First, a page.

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Can This High-Tech Gun Accessory Make Smart Guns A Reality?

Identilock's fingerprint technology pairs a gun with its owner—and no one else.

Can This High-Tech Gun Accessory Make Smart Guns A Reality?

[Illustration: Steve Courtney]

Though the idea of using technology to improve firearms safety has been around for decades (and stymied by politics for just as long), a forthcoming product offers hope that 2016 could be the breakthrough year for smart guns. Created by Detroit entrepreneur Omer Kiyani, Identilock is a biometric clasp that shields a gun’s trigger and releases only when it detects the owner’s fingerprint. The goal: Curtail the estimated 2,000 accidental shootings that hospitalize children and adolescents in the U.S. each year and reduce the market for stolen handguns.

The first device of its kind, Identilock became available for pre-order in early January and is expected to ship this summer—and Kiyani hopes that it will change the conversation around smart-gun technology. "Identilock is the one product that brings both sides of the gun debate together," he says. The main difference between Identilock and, say, the Armatix iP1—a smart gun that went to market in 2014 and was met with fierce resistance by gun-rights activists—is that Identilock is not a gun. It’s an accessory, created to fit a broad range of existing handguns. If that’s a difference only a gun owner can appreciate, then perhaps it makes sense that Kiyani is one. He’s also a member of the National Rifle Association, a father, and the survivor of a shooting—he took a stray bullet in the mouth as a teenager. "I’ve created a solution that I’d be willing to use myself," he says.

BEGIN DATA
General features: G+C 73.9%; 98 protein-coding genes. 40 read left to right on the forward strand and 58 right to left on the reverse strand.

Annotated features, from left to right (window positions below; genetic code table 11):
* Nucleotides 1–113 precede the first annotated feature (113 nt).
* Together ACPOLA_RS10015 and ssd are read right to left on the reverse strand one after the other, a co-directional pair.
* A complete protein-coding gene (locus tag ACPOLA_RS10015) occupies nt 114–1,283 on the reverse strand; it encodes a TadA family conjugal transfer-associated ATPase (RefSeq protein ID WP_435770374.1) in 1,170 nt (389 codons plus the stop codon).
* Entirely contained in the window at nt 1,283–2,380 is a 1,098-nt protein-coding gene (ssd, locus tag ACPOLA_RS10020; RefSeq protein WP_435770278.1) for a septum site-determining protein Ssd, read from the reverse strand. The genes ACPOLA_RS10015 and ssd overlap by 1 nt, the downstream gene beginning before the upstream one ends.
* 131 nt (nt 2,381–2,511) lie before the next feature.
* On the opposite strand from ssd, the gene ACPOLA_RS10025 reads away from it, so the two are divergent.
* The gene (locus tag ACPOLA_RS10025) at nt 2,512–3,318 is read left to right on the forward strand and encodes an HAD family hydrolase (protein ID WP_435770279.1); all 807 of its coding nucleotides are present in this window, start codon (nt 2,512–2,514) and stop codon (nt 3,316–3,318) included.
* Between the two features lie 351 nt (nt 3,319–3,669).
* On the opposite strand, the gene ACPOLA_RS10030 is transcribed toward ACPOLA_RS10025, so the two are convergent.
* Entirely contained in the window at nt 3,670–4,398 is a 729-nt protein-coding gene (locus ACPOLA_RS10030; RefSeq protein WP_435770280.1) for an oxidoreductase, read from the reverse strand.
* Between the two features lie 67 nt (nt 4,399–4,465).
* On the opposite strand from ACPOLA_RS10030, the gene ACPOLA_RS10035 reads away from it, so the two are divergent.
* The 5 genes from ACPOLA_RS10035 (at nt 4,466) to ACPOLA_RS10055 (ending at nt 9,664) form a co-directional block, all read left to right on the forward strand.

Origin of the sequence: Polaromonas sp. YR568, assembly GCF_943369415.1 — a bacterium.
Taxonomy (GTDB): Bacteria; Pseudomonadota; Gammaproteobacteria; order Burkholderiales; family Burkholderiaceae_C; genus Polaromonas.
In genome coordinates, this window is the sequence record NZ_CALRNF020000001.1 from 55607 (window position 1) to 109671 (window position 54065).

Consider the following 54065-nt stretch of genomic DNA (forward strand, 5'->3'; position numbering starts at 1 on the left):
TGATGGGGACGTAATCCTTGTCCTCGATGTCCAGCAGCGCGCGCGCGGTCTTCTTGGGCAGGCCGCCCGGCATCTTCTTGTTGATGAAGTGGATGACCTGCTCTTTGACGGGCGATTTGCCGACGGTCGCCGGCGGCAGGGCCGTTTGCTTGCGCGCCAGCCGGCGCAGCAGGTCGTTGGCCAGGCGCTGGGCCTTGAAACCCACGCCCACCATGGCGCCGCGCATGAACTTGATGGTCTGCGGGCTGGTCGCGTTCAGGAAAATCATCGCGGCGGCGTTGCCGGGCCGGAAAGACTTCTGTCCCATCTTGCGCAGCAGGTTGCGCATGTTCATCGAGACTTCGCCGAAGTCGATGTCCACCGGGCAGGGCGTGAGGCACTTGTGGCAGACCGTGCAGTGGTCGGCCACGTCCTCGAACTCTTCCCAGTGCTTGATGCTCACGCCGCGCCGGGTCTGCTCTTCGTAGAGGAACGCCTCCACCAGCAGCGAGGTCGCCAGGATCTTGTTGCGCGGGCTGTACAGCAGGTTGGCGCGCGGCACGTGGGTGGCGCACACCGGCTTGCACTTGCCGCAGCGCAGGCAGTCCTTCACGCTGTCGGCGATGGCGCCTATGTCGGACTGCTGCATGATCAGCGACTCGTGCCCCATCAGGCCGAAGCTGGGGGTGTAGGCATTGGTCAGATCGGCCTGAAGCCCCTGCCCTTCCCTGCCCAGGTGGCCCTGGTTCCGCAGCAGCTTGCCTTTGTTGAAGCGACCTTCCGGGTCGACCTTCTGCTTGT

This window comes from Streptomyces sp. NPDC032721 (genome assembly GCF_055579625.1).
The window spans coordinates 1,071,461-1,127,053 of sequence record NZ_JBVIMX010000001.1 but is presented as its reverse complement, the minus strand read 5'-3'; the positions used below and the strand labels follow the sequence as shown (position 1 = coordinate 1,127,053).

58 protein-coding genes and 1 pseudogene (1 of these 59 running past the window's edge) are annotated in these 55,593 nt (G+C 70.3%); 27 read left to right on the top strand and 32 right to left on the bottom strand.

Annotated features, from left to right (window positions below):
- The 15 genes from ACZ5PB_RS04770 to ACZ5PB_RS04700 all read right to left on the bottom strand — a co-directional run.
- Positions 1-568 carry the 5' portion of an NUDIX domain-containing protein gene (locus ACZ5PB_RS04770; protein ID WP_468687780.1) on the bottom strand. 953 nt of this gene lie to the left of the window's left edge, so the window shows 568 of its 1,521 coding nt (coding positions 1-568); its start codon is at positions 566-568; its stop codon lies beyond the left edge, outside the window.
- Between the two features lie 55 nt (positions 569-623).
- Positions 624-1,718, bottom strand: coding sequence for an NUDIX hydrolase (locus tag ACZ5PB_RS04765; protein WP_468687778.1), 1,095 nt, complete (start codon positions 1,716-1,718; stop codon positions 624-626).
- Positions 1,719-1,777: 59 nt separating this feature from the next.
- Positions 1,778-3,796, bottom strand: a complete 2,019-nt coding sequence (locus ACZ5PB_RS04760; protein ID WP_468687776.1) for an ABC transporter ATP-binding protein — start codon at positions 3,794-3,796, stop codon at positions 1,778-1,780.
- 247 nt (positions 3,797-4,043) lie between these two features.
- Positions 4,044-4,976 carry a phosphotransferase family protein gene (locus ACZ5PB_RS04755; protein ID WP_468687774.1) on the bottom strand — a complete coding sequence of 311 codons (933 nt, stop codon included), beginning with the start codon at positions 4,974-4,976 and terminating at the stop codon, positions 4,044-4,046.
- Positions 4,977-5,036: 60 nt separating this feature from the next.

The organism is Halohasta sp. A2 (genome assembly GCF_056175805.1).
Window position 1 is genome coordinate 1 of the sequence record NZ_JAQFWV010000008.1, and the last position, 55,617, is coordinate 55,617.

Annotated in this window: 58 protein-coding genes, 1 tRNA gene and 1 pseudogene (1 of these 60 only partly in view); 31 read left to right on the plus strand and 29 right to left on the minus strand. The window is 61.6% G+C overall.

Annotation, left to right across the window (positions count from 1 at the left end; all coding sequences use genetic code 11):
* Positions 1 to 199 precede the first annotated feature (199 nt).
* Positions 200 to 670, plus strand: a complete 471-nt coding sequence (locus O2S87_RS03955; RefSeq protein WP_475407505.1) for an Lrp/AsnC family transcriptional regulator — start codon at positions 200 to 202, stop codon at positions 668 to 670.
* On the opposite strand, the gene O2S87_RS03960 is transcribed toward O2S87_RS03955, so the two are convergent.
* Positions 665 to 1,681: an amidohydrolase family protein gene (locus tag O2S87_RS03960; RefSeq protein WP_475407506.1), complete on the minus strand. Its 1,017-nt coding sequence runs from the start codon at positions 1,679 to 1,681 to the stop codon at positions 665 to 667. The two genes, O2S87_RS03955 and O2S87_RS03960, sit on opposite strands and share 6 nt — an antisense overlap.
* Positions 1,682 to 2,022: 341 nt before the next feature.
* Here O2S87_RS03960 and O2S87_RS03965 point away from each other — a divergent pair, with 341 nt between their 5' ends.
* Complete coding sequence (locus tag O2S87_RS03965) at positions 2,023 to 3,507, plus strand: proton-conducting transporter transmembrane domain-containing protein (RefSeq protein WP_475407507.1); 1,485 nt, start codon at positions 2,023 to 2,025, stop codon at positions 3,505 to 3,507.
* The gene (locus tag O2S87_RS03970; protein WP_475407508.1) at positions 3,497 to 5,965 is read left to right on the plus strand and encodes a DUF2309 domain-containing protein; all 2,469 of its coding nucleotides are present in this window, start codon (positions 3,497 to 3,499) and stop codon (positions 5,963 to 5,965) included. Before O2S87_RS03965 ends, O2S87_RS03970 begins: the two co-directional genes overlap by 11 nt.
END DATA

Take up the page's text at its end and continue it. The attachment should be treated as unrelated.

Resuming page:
Knowing that some of his most important constituents are people, like him, who keep firearms at home for security, Kiyani has focused the entire technology on quick access. "As soon as the authorized user touches [the shield], it gets out of the way," he explains. And the biometrics he employs are no different from those currently being used reliably outside the gun market, resulting in a clasp that’s as simple to unlock as a smartphone.

Kiyani has been able to develop and engineer his product thanks to a $100,000 grant from the Smart Tech Challenges Foundation, an incubator program launched by tech titan and billionaire angel investor Ron Conway in the wake of the Sandy Hook school shooting. While some of the program’s other grantees are developing similar tools, Kiyani’s will be the first to go to market when it ships this year. Kiyani is selling Identilock directly to consumers online, but his team is also pushing to get it on the shelves of national stores, like Cabela’s and Bass Pro Shops, as well as specialty retailers—which would be a huge leap forward in the mainstreaming of smart-gun technology.

A version of this article appeared in the February 2016 issue of Fast Company magazine.

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